An implementation plan is outlined below for instructional teams to use as guidance for engaging in the work. All teams should start by building awareness and knowledge around the Instructional Leadership Framework and how it connects to other work already underway in schools. Implementing iterative learning cycles by making adjustments in structures, processes, and outputs along the way is a critical part of being reflective practitioners seeking to continuously improve and achieve outcomes to best serve our students.
Timeline and School-Level Implementation Plan
This work will take coherent and sustained focus on instructional improvement in every school. Some schools began implementation earlier this year via participation in Advanced Literacy Institutes PD series. While the journey each school will take is unique, the timeline below will serve as system-wide guidance as we engage citywide in the execution of the Instructional Leadership Framework.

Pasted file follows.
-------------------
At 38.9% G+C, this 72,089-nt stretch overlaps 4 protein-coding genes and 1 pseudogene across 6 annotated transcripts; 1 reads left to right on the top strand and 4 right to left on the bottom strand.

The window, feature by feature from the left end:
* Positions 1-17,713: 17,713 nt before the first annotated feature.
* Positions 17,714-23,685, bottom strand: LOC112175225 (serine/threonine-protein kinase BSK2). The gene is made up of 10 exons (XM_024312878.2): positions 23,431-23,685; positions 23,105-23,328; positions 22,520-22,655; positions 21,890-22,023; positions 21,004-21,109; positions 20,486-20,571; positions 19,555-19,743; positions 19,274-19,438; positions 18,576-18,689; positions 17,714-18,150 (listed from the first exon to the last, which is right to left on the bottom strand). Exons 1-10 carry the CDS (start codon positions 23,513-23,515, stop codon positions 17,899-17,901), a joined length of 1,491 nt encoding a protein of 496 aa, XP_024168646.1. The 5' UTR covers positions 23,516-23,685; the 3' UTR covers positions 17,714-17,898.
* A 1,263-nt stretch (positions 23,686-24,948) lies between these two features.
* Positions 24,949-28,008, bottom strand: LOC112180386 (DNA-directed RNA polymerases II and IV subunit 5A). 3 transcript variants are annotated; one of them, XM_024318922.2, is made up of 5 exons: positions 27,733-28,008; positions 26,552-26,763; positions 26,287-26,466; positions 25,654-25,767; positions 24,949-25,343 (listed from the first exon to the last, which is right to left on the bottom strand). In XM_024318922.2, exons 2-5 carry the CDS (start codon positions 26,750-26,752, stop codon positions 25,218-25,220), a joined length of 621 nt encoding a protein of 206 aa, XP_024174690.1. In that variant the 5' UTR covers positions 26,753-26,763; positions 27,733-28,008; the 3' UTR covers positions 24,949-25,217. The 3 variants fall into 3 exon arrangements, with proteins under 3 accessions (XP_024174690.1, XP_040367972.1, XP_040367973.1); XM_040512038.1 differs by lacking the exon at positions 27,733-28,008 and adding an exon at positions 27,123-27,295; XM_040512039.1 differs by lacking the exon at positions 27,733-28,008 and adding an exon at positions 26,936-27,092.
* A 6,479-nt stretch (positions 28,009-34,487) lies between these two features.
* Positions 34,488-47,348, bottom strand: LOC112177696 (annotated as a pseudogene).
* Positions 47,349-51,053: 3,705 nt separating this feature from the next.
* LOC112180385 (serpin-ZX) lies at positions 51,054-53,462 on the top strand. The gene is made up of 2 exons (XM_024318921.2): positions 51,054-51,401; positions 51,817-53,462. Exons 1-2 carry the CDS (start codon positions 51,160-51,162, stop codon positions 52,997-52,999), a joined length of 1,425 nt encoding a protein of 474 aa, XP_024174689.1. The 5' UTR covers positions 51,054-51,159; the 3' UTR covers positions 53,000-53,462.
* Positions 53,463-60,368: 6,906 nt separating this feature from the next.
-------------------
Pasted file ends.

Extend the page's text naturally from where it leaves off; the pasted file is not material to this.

View the Instructional Leadership Framework Overview to see the timeline, also provided below:
By June 2019
Purpose: To build awareness across multiple stakeholders about the ILF and possible implications and next steps for schools.
Action: Begin to engage in understanding the purpose of the Instructional Leadership Framework.
By June 2019
Purpose: To build or repurpose a strategic team within a school (i.e. with teachers and leaders), with multiple perspectives and sets of expertise, who will lead the planning, implementation and improvement of the ILF work across the school.
Action: Examine current shared leadership structures and identify an existing or new Instructional Leadership Team (ILT) responsible for enacting the ILF work.
By October 2019